ELYSIAN HEIGHTS - A new home is planned for an open hillside in the 1400 block of West Avon Place, in an area many call Kite Hill. And many neighbors – along with the Santa Monica Mountains Conservancy – are not pleased.
The opponents have created a Save Kite Hill website site, established an online petition that has garnered more than 2,700 names in support, started to raise money to buy the property and have posted white-and-green "Save Kite Hill" signs around the neighborhood.
The fight is over plans submitted to build a one-story. 3,200-square-foot home and a guesthouse over a two-car garage ad well as a new, 125-foot-long, elevated access access road and driveway.
The approximately one-acre property is privately owned and, according to city officials, could be developed with several homes. But opponents say the project would disturb a natural habitat and a trail that has been used by the public for walks and hikes for decades.
Some long-time neighborhood groups, like the Echo Park Improvement Association, have sided with the home builder. "While the local community has for many years enjoyed a path across this private parcel (and others) between Avon Terrace and Baxter Stairs, it is private property and the owner has the right to build on it," the association said in a letter to the Planning Department.
The Echo Park Neighborhood Council also told the Planning Department last July that it approved the road extension - 13 yeas, zero nays and five abstentions - as long as it had enough room for a firetruck to turn around.
But the new Save Kite Hill group, whose members declined to be identified or quoted on the record, have continued to wage a campaign to preserve the open grassy hillside that is surrounded by expensive homes tucked into a rustic landscape. (This is not to be confused with a different Kite Hill that had been the subject of a separate development controversy)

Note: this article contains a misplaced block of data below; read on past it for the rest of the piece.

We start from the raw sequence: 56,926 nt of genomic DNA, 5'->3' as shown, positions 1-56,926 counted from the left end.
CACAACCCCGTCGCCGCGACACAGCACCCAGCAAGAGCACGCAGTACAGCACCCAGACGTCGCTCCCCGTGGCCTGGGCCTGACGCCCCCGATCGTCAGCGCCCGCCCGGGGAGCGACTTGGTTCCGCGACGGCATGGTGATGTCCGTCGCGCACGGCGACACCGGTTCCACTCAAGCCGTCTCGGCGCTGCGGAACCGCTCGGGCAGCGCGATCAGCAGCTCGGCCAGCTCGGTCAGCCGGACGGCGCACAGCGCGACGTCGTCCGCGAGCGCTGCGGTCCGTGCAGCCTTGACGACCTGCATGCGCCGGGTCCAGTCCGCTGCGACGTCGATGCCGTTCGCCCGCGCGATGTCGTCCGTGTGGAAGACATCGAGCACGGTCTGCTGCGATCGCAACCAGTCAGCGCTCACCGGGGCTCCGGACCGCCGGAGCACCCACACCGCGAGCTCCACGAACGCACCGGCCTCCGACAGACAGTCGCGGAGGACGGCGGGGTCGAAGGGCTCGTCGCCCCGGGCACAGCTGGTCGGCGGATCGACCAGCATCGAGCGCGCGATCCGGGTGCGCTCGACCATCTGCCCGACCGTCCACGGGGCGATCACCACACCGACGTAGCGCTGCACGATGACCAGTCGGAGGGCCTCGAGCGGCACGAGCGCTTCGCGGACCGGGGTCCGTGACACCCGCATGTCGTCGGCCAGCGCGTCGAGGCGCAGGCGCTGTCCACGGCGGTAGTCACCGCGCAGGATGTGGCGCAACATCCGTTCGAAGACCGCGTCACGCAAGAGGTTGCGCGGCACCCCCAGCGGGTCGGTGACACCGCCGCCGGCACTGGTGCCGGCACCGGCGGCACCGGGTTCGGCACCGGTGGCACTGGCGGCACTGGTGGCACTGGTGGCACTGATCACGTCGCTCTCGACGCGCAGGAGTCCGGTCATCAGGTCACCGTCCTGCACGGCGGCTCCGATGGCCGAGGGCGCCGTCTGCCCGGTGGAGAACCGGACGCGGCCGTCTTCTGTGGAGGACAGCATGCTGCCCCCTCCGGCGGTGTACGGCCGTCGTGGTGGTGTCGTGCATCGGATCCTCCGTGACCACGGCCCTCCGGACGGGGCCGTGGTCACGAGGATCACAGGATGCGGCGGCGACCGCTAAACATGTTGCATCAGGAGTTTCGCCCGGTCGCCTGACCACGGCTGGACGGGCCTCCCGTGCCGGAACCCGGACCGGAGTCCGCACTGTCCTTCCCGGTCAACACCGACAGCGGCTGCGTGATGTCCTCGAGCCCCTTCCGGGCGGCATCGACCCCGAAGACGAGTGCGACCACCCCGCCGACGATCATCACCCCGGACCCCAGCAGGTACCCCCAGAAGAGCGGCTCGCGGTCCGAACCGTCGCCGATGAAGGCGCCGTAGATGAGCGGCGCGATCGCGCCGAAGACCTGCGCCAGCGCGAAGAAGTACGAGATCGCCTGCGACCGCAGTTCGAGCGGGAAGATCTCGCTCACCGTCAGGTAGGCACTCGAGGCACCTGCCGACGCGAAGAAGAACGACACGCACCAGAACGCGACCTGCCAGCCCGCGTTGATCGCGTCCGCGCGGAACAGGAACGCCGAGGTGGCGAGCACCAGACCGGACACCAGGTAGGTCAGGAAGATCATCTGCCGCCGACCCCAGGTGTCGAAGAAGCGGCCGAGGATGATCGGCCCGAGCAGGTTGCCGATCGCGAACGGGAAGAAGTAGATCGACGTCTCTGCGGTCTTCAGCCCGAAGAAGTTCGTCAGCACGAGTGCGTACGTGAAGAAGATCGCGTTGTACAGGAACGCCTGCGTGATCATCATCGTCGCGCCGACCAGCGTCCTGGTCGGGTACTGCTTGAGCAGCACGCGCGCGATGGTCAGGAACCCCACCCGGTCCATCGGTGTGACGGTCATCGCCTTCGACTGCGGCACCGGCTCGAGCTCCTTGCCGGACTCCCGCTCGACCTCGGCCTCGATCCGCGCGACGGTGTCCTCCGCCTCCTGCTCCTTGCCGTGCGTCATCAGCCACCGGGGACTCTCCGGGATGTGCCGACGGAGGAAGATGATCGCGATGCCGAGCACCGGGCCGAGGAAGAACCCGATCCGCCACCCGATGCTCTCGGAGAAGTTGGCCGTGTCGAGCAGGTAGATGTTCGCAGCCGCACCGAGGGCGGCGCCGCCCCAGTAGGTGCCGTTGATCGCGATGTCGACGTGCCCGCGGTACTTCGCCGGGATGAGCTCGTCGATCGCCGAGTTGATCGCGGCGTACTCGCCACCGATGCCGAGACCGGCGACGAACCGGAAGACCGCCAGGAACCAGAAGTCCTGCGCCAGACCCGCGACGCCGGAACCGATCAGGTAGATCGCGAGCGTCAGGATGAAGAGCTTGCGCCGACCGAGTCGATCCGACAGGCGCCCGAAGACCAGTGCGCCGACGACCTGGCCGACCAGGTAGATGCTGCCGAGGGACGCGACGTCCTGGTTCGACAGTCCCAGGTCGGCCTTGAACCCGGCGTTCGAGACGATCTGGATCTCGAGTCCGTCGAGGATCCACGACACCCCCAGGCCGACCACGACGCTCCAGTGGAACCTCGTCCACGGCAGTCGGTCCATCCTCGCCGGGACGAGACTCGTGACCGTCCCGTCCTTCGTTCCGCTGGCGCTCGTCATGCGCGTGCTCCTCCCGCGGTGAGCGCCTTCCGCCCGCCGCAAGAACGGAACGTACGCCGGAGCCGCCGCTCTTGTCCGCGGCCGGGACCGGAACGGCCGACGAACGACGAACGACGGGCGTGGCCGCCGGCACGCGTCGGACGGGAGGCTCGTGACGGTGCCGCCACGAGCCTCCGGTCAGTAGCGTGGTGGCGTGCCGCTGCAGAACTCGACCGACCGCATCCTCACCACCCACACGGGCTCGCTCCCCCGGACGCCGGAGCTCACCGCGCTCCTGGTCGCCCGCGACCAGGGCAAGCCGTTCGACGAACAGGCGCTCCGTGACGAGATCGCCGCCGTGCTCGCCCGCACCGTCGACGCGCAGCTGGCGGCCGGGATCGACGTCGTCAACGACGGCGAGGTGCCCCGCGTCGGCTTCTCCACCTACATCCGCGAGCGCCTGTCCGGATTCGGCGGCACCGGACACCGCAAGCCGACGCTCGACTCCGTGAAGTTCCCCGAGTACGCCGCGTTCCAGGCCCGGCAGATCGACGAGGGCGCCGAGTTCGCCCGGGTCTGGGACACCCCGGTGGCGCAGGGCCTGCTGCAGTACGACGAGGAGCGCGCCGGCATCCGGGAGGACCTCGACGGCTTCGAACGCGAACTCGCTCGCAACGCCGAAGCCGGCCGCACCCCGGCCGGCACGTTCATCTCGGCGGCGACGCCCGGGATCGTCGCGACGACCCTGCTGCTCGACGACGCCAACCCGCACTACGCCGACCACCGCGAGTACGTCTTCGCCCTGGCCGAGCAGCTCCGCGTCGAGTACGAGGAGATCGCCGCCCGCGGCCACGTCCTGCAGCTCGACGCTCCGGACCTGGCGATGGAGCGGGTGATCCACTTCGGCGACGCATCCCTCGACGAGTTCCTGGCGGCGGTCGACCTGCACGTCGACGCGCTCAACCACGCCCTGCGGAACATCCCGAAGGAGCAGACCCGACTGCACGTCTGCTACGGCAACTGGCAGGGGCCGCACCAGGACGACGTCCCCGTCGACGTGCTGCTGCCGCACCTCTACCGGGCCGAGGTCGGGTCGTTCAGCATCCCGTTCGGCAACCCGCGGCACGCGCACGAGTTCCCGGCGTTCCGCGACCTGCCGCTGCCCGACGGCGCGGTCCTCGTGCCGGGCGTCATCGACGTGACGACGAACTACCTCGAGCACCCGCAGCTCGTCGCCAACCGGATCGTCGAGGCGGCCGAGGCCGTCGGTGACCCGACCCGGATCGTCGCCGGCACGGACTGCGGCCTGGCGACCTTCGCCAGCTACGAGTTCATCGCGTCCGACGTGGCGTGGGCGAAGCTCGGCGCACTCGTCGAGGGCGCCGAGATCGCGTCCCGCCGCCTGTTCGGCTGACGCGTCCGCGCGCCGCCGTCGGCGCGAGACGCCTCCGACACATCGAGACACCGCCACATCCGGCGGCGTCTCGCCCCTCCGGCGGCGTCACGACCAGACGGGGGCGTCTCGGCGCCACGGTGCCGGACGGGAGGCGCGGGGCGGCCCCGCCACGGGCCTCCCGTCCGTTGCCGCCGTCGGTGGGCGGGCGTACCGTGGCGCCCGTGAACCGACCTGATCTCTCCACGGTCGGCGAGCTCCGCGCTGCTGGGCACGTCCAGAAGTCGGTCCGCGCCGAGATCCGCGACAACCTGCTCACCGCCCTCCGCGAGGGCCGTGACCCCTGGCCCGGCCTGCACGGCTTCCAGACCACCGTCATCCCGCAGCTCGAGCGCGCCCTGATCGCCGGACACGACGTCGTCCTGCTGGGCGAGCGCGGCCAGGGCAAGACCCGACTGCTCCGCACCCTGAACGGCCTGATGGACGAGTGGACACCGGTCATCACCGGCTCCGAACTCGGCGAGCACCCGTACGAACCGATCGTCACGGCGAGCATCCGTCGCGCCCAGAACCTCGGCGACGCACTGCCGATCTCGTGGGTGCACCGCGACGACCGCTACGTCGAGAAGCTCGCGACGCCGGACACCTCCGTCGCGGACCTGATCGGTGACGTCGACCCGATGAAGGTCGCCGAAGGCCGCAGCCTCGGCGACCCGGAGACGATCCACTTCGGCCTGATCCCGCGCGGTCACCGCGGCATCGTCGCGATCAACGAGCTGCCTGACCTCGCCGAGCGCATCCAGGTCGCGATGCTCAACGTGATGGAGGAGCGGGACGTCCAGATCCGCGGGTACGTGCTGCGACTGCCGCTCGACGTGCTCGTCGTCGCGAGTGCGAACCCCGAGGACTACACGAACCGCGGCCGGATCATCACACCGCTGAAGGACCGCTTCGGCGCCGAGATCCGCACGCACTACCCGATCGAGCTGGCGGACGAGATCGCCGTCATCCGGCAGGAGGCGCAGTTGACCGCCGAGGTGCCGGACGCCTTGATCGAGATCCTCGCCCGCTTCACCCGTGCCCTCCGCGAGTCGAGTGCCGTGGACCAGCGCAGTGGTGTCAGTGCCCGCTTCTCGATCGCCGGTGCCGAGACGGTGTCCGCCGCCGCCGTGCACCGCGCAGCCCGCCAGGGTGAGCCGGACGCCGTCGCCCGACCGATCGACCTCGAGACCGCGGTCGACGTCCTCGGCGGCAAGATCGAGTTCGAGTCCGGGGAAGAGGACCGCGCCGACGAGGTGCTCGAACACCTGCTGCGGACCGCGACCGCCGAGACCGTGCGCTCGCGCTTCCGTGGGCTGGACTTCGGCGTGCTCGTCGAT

Save Kite Hill has an ally in the Santa Monica Mountains Conservancy, which says the property has “an actively-used, historic, recreational trail connection to reach Elysian Park.” The new roadway, in particular, would affect the trail as well as the general habitat, the SMMC said. As a result, the project should be subject to a thorough environmental impact review, the conservancy said in a letter to the Planning Department hearing officer overseeing the case.
The Silver Lake Heritage Trust has also weighed in, with attorneys asking City Planning for more information about the new roadway, and stating that "the existing fill and soil [at the site] are prone to downhill creep and considered as unsuitable material to support foundations, slabs or new structural fill, thus necessitating construction on bedrock and/or new certified compacted fill placed on bedrock."
At this point Councilman Mitch O'Farrell has not taken a position on the issue.
"A decision, which is at the discretion of the Department of City Planning, has not been issued," said his spokesman, Tony Arranaga. "The councilmember is awaiting their decision."